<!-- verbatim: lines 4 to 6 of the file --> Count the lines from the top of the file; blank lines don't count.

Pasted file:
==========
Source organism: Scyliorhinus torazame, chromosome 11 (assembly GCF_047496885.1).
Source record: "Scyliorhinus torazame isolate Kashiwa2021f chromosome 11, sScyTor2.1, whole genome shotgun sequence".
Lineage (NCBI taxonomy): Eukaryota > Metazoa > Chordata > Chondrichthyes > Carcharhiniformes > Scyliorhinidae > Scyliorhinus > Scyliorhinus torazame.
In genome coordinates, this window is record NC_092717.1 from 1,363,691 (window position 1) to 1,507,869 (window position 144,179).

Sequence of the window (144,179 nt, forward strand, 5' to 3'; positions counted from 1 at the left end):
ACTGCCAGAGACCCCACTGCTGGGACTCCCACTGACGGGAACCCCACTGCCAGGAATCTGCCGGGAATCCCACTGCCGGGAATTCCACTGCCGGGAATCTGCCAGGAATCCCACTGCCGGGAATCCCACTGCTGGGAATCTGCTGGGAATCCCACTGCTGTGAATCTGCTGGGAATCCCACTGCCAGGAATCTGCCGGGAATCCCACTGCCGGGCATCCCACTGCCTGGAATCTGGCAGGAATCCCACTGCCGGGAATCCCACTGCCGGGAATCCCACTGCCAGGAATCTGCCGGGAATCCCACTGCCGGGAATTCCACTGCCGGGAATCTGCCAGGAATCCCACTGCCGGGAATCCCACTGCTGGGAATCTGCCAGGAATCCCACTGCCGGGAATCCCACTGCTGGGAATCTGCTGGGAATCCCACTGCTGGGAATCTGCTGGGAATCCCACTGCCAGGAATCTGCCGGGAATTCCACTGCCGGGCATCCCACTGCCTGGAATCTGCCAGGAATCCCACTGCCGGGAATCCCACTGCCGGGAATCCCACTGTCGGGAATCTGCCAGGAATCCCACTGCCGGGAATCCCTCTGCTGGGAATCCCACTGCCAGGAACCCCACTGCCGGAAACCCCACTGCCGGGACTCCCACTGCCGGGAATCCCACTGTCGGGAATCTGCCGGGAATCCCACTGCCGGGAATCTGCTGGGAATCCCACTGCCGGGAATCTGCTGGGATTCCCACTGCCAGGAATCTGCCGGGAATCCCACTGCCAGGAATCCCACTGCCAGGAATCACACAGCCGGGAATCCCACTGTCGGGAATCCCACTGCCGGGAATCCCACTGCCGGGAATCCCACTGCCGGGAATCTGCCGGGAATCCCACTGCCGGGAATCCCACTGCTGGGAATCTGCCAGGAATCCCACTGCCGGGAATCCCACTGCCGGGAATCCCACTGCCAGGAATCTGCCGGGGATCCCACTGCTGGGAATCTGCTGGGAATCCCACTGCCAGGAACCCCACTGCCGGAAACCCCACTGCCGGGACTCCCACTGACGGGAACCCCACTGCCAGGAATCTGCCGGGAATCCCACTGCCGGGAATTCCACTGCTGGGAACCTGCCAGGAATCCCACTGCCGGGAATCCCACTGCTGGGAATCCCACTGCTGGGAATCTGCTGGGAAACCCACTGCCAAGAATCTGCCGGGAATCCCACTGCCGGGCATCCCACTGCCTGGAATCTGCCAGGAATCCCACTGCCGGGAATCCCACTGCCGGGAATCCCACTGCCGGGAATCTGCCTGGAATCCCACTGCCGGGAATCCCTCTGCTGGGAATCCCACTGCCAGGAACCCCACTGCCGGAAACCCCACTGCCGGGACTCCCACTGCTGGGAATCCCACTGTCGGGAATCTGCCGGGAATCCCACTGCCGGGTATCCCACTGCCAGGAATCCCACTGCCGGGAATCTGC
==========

In genome coordinates, this window is record NC_092717.1 from 1,363,691 (window position 1) to 1,507,869 (window position 144,179).

Sequence of the window (144,179 nt, forward strand, 5' to 3'; positions counted from 1 at the left end):
ACTGCCAGAGACCCCACTGCTGGGACTCCCACTGACGGGAACCCCACTGCCAGGAATCTGCCGGGAATCCCACTGCCGGGAATTCCACTGCCGGGAATCTGCCAGGAATCCCACTGCCGGGAATCCCACTGCTGGGAATCTGCTGGGAATCCCACTGCTGTGAATCTGCTGGGAATCCCACTGCCAGGAATCTGCCGGGAATCCCACTGCCGGGCATCCCACTGCCTGGAATCTGGCAGGAATCCCACTGCCGGGAATCCCACTGCCGGGAATCCCACTGCCAGGAATCTGCCGGGAATCCCACTGCCGGGAATTCCACTGCCGGGAATCTGCCAGGAATCCCACTGCCGGGAATCCCACTGCTGGGAATCTGCCAGGAATCCCACTGCCGGGAATCCCACTGCTGGGAATCTGCTGGGAATCCCACTGCTGGGAATCTGCTGGGAATCCCACTGCCAGGAATCTGCCGGGAATTCCACTGCCGGGCATCCCACTGCCTGGAATCTGCCAGGAATCCCACTGCCGGGAATCCCACTGCCGGGAATCCCACTGTCGGGAATCTGCCAGGAATCCCACTGCCGGGAATCCCTCTGCTGGGAATCCCACTGCCAGGAACCCCACTGCCGGAAACCCCACTGCCGGGACTCCCACTGCCGGGAATCCCACTGTCGGGAATCTGCCGGGAATCCCACTGCCGGGAATCTGCTGGGAATCCCACTGCCGGGAATCTGCTGGGATTCCCACTGCCAGGAATCTGCCGGGAATCCCACTGCCAGGAATCCCACTGCCAGGAATCACACAGCCGGGAATCCCACTGTCGGGAATCCCACTGCCGGGAATCCCACTGCCGGGAATCCCACTGCCGGGAATCTGCCGGGAATCCCACTGCCGGGAATCCCACTGCTGGGAATCTGCCAGGAATCCCACTGCCGGGAATCCCACTGCCGGGAATCCCACTGCCAGGAATCTGCCGGGGATCCCACTGCTGGGAATCTGCTGGGAATCCCACTGCCAGGAACCCCACTGCCGGAAACCCCACTGCCGGGACTCCCACTGACGGGAACCCCACTGCCAGGAATCTGCCGGGAATCCCACTGCCGGGAATTCCACTGCTGGGAACCTGCCAGGAATCCCACTGCCGGGAATCCCACTGCTGGGAATCCCACTGCTGGGAATCTGCTGGGAAACCCACTGCCAAGAATCTGCCGGGAATCCCACTGCCGGGCATCCCACTGCCTGGAATCTGCCAGGAATCCCACTGCCGGGAATCCCACTGCCGGGAATCCCACTGCCGGGAATCTGCCTGGAATCCCACTGCCGGGAATCCCTCTGCTGGGAATCCCACTGCCAGGAACCCCACTGCCGGAAACCCCACTGCCGGGACTCCCACTGCTGGGAATCCCACTGTCGGGAATCTGCCGGGAATCCCACTGCCGGGTATCCCACTGCCAGGAATCCCACTGCCGGGAATCTGC